Braves won't rush Hudson back to full strength
Hanson, Jurrjens will likely be 100 percent by Spring Training
ATLANTA -- Braves pitching coach Roger McDowell is confident that both Jair Jurrjens and Tommy Hanson will be at full strength when Spring Training begins. But he is also approaching this year's camp with the understanding that Tim Hudson might be a little behind schedule.
Hudson has made steady progress since undergoing back surgery in late November to repair a herniated disk. Still, while there is a chance that the 36-year-old right-hander could be ready for the start of the regular season, the Braves are not going to rush his return.
In other words, there is a chance Hudson could be a few weeks behind this year and in line to make his regular-season debut during the second half of April or early May.
"We'll progress as the doctors say he can progress," McDowell said. "Whether it's the middle of April or first of May, we'll probably be a little more cautious so that we can have him at the end. There's no reason to rush things and then have a setback."
Hudson was not at Turner Field on Monday morning for the start of the club's voluntary early throwing program. In fact, the most experienced pitcher to make an appearance was Brandon Beachy, who entered the 2011 season with a total of three Major League appearances.
Julio Teheran and Randall Delgado were young wide-eyed Minor Leaguers when they visited Turner Field to participate in a rookie development program last January. They looked much more comfortable and confident when they returned Monday as two highly regarded prospects who have already been tested in high-stress situations at the Major League level.
"They came up and did some outstanding jobs in the heat of a pennant race," McDowell said. "What they were able to accomplish last year, I think gives them an idea of what they need to do to prepare for a season in which maybe we count on them a little bit more."
With lingering health-related questions surrounding Hudson, Hanson and Jurrjens, there is a good chance that at least one of these promising prospects -- Teheran or Delgado -- will begin the upcoming season in Atlanta's starting rotation.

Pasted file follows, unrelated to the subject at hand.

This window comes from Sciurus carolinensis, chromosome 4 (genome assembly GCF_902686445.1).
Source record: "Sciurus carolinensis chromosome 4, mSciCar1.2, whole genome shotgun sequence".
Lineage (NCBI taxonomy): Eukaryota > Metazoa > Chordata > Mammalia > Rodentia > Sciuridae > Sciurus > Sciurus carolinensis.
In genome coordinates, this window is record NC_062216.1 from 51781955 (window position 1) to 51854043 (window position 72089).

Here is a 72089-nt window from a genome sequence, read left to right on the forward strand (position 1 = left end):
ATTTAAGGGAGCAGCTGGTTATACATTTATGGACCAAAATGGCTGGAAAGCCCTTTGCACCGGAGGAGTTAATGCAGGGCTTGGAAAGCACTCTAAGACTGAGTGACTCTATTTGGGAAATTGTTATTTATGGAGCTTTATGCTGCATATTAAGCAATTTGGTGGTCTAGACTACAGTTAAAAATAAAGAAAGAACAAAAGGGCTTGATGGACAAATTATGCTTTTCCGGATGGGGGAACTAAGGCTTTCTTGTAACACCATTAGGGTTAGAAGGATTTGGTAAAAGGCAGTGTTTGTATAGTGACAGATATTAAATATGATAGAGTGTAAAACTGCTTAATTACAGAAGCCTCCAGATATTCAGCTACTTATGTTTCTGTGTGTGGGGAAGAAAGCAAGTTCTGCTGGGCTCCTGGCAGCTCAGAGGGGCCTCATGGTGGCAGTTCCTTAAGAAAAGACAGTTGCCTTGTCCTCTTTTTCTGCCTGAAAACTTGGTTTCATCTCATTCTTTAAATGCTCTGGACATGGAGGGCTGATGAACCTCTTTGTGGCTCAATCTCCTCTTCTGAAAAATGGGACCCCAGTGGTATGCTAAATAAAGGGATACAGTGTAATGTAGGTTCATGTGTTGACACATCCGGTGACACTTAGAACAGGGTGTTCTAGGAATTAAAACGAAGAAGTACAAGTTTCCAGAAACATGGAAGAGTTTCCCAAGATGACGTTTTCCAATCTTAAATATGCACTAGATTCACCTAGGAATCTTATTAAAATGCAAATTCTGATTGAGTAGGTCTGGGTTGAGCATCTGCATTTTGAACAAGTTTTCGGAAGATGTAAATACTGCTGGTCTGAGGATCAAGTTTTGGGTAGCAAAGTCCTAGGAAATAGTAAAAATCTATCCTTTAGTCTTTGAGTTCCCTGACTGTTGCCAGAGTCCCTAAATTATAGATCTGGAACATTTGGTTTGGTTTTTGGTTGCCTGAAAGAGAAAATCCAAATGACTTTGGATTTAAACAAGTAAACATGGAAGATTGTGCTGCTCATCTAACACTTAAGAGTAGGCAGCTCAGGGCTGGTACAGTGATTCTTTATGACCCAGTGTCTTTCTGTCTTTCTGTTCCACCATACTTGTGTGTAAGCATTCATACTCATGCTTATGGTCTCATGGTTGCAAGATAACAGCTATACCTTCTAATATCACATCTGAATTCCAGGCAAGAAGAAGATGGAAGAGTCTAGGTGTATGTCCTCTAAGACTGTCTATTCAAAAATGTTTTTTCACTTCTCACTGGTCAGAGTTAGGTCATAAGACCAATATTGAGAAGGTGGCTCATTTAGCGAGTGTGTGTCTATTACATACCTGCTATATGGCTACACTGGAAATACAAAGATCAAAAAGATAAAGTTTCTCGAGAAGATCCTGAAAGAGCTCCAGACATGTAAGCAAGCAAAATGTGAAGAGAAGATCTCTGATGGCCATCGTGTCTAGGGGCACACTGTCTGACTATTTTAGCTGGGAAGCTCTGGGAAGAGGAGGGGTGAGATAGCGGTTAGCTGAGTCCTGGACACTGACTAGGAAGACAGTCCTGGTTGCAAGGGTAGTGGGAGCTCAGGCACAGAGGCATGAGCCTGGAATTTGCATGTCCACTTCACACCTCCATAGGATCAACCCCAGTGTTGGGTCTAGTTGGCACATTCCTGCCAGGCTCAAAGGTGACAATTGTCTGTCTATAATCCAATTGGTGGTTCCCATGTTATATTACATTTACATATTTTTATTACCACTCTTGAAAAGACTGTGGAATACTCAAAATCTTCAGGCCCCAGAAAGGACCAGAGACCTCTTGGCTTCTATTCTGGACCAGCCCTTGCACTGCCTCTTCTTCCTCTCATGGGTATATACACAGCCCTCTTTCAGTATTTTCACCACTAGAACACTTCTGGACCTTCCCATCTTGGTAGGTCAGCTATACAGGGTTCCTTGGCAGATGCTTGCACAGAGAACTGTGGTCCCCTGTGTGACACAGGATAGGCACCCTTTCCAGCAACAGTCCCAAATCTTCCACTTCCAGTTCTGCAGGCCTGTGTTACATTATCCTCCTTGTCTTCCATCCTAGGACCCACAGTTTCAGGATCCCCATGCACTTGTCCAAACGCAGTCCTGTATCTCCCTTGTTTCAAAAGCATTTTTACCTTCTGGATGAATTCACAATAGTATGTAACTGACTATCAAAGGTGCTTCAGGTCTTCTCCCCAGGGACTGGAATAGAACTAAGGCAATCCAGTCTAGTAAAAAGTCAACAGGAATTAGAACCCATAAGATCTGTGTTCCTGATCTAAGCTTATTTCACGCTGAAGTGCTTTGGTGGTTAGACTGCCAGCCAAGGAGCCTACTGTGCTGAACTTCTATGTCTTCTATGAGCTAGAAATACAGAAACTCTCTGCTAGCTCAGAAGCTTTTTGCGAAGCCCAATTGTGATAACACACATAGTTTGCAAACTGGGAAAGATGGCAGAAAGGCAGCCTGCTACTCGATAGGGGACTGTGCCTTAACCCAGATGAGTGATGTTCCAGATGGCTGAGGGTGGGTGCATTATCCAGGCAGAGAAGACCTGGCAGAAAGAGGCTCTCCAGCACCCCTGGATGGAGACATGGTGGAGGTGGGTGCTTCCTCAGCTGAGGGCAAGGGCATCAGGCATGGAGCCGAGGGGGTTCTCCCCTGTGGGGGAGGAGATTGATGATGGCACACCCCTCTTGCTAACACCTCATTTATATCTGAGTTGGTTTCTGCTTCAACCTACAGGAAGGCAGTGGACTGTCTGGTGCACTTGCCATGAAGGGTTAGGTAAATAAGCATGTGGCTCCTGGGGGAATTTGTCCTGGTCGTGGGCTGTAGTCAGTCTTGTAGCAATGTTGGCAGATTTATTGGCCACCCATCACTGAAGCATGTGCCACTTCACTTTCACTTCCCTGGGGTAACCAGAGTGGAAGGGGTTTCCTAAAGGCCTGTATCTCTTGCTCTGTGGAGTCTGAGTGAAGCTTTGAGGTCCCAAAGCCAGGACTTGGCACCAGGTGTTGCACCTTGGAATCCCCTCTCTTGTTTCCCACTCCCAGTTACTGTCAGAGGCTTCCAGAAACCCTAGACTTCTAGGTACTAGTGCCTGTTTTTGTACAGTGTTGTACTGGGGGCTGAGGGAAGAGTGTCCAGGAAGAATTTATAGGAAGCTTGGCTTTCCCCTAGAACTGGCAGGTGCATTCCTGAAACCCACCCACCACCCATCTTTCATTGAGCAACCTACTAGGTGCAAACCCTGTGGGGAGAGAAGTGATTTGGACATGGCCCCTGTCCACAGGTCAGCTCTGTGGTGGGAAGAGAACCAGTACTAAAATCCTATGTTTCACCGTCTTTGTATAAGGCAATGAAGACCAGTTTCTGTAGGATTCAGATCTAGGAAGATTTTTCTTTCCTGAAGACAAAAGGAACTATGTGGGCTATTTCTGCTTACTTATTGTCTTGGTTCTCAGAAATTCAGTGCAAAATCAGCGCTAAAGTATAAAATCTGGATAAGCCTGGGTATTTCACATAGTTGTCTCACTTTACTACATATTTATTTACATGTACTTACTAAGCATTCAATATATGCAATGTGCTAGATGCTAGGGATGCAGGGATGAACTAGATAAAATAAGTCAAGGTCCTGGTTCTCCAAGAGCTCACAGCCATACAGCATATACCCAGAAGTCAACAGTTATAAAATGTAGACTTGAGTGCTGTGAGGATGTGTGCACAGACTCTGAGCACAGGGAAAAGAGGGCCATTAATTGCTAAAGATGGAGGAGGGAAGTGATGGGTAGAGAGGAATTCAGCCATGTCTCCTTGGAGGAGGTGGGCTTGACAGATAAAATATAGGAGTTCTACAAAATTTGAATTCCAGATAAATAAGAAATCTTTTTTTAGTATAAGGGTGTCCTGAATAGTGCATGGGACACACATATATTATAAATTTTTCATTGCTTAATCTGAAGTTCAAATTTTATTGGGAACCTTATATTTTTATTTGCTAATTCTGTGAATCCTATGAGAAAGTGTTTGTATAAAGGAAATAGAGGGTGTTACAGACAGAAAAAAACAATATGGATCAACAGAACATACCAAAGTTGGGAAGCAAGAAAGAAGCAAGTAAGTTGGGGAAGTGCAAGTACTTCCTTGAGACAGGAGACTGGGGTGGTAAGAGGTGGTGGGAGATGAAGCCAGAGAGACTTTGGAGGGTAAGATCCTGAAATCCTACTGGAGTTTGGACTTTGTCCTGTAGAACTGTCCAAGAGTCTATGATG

While Hudson might need a little more time to strengthen his back, Jurrjens and Hanson will come to camp looking to prove they have distanced themselves from the physical ailments that essentially rendered them useless after last year's All-Star break.
Jurrjens' troublesome right knee reacted well to a knee brace he started wearing in September, and he actually completed five strong innings in an instructional league game one day after the Braves ended the regular season in disastrous fashion. Had the club reached the playoffs, he would have started Game 3 of the National League Division Series.
"I thought it was good for him from a mental standpoint to be able to do that -- to go into the offseason knowing that he was able to do that," McDowell said in reference to Jurrjens' instructional league start.
After spending most of last year dealing with right shoulder discomfort, Hanson has found optimism this winter, as he has focused on strengthening the back muscles that were seemingly placing extra strain on his shoulder. McDowell said the 25-year-old hurler seemed excited when he stopped by Turner Field to work out last week.
"J.J. says he's ready to go and Tommy says he's ready to go," McDowell said. "So we'll just prepare and get ready as if they're 100 percent healthy."
If all the candidates prove to be unrestricted through Spring Training, the Braves could begin the season with Hudson, Hanson, Jurrjens, Beachy and Mike Minor in their starting rotation.
Coming off an impressive rookie season, Beachy enters this season surrounded by far fewer questions than the other candidates. His improbable rise to the Major League level became a little more unbelievable last summer, when he set a Braves modern day rookie record with 169 strikeouts.
"I'm comfortable," Beachy said. "I know what I want to do and I think I know what I need to do to accomplish that."
Most of the comfort Beachy possessed entering Spring Training last year was a product of the three late-season starts he was forced to make in 2010. Delgado and Teheran had similar experiences when they were thrown into the fire earlier than expected last year.
This experience could prove quite valuable if one or both of these prospects is needed to fill a spot during the early portion of this year in Atlanta's starting rotation.
"We tend to put years on them," McDowell said. "Whether they're ready or not, they're still young in their craft. The experience they gained last year was really a tremendous asset."
Although he is widely regarded as one of the game's top prospects, Teheran did not seem nearly as impressive or poised as Delgado during their Major League starts last year.
Teheran lasted fewer than five innings twice in May and made just one more big league start, a victorious one against the Mets on Sept. 8. Delgado showed some potential when he made his Major League debut against the Rangers' vaunted lineup in June. But few could have predicted that he would post a 2.32 ERA in the six other starts he made in August and September.
"The experience was very good, and I think I learned a lot," Delgado said. "I took some things I can put to use this year."
Mark Bowman is a reporter for MLB.com. This story was not subject to the approval of Major League Baseball or its clubs.